The Chicago Bears and their fans came into the 2016 season with an air of optimism, and why shouldn't they have? The 2015 squad, finishing a deceptive 6-10, left the field as feisty competitors on the upswing, showcasing in full the efforts of the front office to rebuild from the ground up a respectable franchise. The Bears were, at least relative to a regrettable 2014 campaign, headed in the right direction.
Fast forward to the first day of this new year (2017), and the Chicago Bears end the season in a much different air, one of utter disappointment. Their 3-13 record, a .188 winning percentage, goes down as the franchise's worst season record since the NFL expanded the length of the regular season from 14 games to 16 games in 1978, and their worst record by winning percentage since the 1969 Bears went 1-13.
How did this happen? As the Bears hope to answer that question now and correct it in the off-season, we fans, to console ourselves in the face of frustration, can focus on who is at fault. For many, and in this fanpost, the search will start at (or near?) the top with head coach John Fox and the staff he assembled.
As I said earlier, the Chicago Bears were expected to fair relatively well this season. WCG predicted as much in early September. As easily as those forecasts could be taken as a hopeful fandom drinking the proverbial kool-aid, or as excitement after enduring a long off-season, reasons for optimism were readily available. Jay Cutler was coming off one of the best seasons of his career. Kevin White was meant to take the league by storm after missing his entire rookie season. The front seven was shiny and new with all the money thrown it's way. Most importantly for some fans, a capable staff was finally at the helm, leading the charge.
That wasn't changing. John Fox was the guy that has taken 2 different teams to the Superbowl. Dowell Loggains was to run the same system as his predicessor. Vic Fangio had gotten the most out of a young defense.
What did change, though, as you remember with agony, was the talent that was at the staff's disposable. The Bears suffered through an uptick in injuries, losing quarterback Jay Cutler for most of the season, and his replacement Brian Hoyer shortly after, forcing them to start Matt Barkely, the staff's 4th choice (behind 24 year old Connor Shaw, who broke his leg in the preseason) for the last 6 games of the season.
It was that way across the board for the Bears. Young guys expected to contribute got knocked out early. Kyle Fuller never saw the field. Hroniss Grasu tore his ACL before the season, though the emergence of Cody Whitehair negated the potential loss here. Kevin White got hurt yet again.The Bears starting nose tackle Eddie Goldman only started 5 games this year after a rookie season where he started 15+ games (interestingly enough, neither NFL.com or Pro Football Reference has stats for Goldman in Week 17 of 2015 against the Lions. I'm not sure if he played 16 games or not.)
Established starters like Kyle Long and Pernell McPhee couldn't stay healthy. Big name players in Alshon Jeffery and Jerrell Freeman both had to sit out 4 for games for violating the leagues substance abuse policies. Dozens of others missed time in some capacity. In a lot of ways, the promising team John Fox and his staff presided over in 2015 slipped out from under him.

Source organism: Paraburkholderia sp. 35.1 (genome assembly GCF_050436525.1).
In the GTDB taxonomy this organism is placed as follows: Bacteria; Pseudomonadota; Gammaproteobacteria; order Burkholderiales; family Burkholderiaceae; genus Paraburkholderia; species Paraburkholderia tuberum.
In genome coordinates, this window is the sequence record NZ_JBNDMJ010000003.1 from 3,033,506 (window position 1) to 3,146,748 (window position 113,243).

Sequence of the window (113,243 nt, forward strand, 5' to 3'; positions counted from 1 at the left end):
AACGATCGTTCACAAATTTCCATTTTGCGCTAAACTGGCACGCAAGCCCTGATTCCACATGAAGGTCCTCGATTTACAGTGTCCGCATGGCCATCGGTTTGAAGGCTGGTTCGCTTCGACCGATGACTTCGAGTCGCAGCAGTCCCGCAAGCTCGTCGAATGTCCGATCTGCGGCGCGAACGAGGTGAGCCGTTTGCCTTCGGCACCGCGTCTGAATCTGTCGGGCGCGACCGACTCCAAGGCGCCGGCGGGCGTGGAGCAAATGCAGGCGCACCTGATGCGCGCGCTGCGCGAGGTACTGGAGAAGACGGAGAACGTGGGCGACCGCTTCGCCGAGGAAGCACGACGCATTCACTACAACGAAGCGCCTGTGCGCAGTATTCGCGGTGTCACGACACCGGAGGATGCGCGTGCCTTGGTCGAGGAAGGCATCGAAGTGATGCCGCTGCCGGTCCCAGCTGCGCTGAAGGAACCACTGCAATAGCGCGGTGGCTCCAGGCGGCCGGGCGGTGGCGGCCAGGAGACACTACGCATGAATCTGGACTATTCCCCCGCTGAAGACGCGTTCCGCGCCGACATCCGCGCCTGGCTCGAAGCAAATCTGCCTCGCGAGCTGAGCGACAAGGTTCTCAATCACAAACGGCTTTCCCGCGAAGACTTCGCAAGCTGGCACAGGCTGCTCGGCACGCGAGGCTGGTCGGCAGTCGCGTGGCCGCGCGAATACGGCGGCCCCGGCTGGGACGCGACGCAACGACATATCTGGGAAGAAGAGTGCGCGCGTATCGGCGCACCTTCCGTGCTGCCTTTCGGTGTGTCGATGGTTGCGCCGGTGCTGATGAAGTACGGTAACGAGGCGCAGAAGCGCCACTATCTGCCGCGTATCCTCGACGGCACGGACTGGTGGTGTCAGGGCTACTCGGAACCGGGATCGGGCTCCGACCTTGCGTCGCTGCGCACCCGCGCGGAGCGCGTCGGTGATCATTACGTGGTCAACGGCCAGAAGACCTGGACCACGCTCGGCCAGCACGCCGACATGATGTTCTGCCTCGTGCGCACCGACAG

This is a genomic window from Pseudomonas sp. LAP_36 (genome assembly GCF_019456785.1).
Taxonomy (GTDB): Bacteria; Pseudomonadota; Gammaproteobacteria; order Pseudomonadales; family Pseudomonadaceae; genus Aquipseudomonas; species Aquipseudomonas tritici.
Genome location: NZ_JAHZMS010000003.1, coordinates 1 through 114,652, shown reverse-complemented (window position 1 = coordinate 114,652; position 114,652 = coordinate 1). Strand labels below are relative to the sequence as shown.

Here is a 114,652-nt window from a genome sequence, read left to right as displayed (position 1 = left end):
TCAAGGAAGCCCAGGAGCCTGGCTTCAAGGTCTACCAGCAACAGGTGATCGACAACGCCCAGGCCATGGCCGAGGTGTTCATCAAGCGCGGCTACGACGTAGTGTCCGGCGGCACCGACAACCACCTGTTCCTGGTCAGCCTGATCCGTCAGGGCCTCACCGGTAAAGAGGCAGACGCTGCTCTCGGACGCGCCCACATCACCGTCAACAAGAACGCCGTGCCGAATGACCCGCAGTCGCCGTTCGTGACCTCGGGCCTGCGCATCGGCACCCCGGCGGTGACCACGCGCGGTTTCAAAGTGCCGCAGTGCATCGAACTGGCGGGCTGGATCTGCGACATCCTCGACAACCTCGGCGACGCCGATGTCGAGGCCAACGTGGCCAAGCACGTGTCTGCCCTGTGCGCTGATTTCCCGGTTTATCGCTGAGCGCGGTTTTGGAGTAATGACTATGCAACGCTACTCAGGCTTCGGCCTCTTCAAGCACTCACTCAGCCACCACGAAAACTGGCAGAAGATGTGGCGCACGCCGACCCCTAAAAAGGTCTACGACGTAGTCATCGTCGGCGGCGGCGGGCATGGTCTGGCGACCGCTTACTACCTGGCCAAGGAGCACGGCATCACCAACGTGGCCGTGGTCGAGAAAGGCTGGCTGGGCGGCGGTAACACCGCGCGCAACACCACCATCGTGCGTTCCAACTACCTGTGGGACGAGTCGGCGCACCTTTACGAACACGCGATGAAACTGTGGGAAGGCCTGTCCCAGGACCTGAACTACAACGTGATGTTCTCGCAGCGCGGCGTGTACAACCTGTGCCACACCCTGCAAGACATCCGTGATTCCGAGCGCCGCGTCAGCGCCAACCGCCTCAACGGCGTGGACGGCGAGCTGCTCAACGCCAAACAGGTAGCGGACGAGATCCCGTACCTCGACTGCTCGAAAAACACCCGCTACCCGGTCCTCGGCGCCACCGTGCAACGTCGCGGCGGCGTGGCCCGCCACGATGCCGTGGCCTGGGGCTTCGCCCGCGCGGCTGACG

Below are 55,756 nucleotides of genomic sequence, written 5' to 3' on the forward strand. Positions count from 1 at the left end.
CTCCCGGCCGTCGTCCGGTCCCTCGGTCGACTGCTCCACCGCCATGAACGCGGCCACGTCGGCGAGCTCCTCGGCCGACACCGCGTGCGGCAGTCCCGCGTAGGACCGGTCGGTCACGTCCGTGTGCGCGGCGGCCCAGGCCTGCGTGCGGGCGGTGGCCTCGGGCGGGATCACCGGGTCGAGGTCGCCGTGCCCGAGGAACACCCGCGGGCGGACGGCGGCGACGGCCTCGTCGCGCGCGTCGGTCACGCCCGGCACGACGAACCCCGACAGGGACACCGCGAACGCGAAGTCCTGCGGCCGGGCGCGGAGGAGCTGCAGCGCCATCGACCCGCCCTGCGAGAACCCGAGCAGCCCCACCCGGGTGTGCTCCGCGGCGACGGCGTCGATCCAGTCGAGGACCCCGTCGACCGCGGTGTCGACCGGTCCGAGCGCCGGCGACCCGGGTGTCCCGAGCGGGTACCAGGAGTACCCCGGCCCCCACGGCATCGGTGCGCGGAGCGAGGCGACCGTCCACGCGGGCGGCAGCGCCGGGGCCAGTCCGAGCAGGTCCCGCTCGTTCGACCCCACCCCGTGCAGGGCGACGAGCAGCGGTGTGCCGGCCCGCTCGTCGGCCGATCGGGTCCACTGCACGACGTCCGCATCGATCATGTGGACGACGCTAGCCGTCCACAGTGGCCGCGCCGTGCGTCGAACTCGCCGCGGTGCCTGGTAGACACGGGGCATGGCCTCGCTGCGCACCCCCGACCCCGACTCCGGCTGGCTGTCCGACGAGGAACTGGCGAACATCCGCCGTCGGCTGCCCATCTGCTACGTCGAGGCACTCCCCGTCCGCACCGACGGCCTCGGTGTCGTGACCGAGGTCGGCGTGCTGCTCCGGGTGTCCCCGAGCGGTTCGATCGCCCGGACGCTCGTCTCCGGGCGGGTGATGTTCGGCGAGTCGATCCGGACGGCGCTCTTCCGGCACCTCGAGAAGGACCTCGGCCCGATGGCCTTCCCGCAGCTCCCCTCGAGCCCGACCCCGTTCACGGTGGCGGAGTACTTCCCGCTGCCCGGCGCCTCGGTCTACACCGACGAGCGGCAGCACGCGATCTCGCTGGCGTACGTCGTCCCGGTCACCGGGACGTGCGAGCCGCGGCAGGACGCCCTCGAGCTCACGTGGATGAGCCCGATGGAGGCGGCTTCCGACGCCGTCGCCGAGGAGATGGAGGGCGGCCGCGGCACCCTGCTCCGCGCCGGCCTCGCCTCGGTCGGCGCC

Given all of that, there is something to be said about the job this coaching staff has done, developing young talents like Leonard Floyd, Whitehair, Cameron Meridith and Jordan Howard, the strides these three alone have made in their first seasons should reflect well upon their coaches.
That they've been competitive at all (6 of 13 losses by 7 points or less, only 3 of the remaining 7 losses by more than 2 scores) with a roster as depleted as this roster has been speaks well for the coaches, but it doesn't tell the whole story.
Injuries can only explain so much, and excuses only go so far. I think the opinion of most Bears fans is that 13 losses on the year is just outside the reach of those excuses. With such promise from a young team before the season, such optimism among the fans, there has to be something more behind what went wrong, and for me, it's starts with Fox.
The team that never said die, the team that fought till the end, that stood proud among their own flaws, swinging up at giants, screaming "You just wait!", taking the God damn Packers to the end, the team I was proud to root for? They're gone, or so it looked like it against the Redskins at home, and again against on Vikings on New Years Day. They came out less than themselves, they came out listlessly moping toward the worst season in franchise history.
With all that said, I think you have to stick with Fox for one more year. Though he's gone 9-23 as the Bears head coach, he's proven that he can lead talented teams to the Superbowl. With the countless injuries the Bears had this season, it's hard to call this year's bunch talented. I'd find it hard to keep him beyond that if the Bears repeat this level of bad.
Maybe next season, the injury bug won't bite quite so hard, and we can all get an accurate account of whether or not John Fox is the man for the job. For now, to me, he gets a pass.